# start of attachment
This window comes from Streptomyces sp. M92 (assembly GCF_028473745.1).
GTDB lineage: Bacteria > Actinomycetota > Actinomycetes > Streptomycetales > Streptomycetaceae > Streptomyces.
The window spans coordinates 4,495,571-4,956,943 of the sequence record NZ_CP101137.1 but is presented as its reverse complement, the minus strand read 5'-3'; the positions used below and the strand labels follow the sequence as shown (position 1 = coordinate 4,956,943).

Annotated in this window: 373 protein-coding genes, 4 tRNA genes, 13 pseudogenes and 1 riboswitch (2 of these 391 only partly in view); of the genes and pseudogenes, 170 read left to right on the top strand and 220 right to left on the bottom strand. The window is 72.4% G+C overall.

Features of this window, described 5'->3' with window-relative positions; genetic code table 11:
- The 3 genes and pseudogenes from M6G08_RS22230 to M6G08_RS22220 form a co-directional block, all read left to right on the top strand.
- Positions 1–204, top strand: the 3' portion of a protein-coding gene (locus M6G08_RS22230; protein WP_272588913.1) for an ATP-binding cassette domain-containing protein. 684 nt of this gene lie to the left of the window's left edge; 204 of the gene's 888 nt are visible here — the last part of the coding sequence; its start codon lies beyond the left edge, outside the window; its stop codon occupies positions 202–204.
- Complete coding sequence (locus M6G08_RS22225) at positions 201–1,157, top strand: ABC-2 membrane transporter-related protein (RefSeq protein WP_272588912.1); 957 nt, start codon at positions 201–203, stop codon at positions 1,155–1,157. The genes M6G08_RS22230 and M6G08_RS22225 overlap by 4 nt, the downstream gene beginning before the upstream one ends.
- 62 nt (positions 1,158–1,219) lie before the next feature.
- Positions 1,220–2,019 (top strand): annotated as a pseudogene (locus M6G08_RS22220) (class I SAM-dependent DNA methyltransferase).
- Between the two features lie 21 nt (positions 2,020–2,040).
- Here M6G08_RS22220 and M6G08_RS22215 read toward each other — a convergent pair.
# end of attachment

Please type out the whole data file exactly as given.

This window comes from Streptomyces sp. M92 (assembly GCF_028473745.1).
GTDB lineage: Bacteria > Actinomycetota > Actinomycetes > Streptomycetales > Streptomycetaceae > Streptomyces.
The window spans coordinates 4,495,571-4,956,943 of the sequence record NZ_CP101137.1 but is presented as its reverse complement, the minus strand read 5'-3'; the positions used below and the strand labels follow the sequence as shown (position 1 = coordinate 4,956,943).

Annotated in this window: 373 protein-coding genes, 4 tRNA genes, 13 pseudogenes and 1 riboswitch (2 of these 391 only partly in view); of the genes and pseudogenes, 170 read left to right on the top strand and 220 right to left on the bottom strand. The window is 72.4% G+C overall.

Features of this window, described 5'->3' with window-relative positions; genetic code table 11:
- The 3 genes and pseudogenes from M6G08_RS22230 to M6G08_RS22220 form a co-directional block, all read left to right on the top strand.
- Positions 1–204, top strand: the 3' portion of a protein-coding gene (locus M6G08_RS22230; protein WP_272588913.1) for an ATP-binding cassette domain-containing protein. 684 nt of this gene lie to the left of the window's left edge; 204 of the gene's 888 nt are visible here — the last part of the coding sequence; its start codon lies beyond the left edge, outside the window; its stop codon occupies positions 202–204.
- Complete coding sequence (locus M6G08_RS22225) at positions 201–1,157, top strand: ABC-2 membrane transporter-related protein (RefSeq protein WP_272588912.1); 957 nt, start codon at positions 201–203, stop codon at positions 1,155–1,157. The genes M6G08_RS22230 and M6G08_RS22225 overlap by 4 nt, the downstream gene beginning before the upstream one ends.
- 62 nt (positions 1,158–1,219) lie before the next feature.
- Positions 1,220–2,019 (top strand): annotated as a pseudogene (locus M6G08_RS22220) (class I SAM-dependent DNA methyltransferase).
- Between the two features lie 21 nt (positions 2,020–2,040).
- Here M6G08_RS22220 and M6G08_RS22215 read toward each other — a convergent pair.